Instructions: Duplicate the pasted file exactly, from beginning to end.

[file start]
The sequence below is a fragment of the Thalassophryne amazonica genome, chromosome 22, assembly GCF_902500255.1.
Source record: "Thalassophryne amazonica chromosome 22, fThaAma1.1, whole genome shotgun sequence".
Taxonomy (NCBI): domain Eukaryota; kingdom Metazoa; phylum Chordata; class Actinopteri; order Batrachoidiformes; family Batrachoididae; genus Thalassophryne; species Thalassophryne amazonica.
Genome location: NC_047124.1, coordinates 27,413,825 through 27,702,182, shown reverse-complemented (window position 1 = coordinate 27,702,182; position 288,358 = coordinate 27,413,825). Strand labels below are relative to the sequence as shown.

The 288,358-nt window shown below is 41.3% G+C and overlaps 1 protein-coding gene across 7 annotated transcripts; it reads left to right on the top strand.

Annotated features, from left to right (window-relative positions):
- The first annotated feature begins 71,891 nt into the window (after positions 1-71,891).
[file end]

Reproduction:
The sequence below is a fragment of the Thalassophryne amazonica genome, chromosome 22, assembly GCF_902500255.1.
Source record: "Thalassophryne amazonica chromosome 22, fThaAma1.1, whole genome shotgun sequence".
Taxonomy (NCBI): domain Eukaryota; kingdom Metazoa; phylum Chordata; class Actinopteri; order Batrachoidiformes; family Batrachoididae; genus Thalassophryne; species Thalassophryne amazonica.
Genome location: NC_047124.1, coordinates 27,413,825 through 27,702,182, shown reverse-complemented (window position 1 = coordinate 27,702,182; position 288,358 = coordinate 27,413,825). Strand labels below are relative to the sequence as shown.

The 288,358-nt window shown below is 41.3% G+C and overlaps 1 protein-coding gene across 7 annotated transcripts; it reads left to right on the top strand.

Annotated features, from left to right (window-relative positions):
- The first annotated feature begins 71,891 nt into the window (after positions 1-71,891).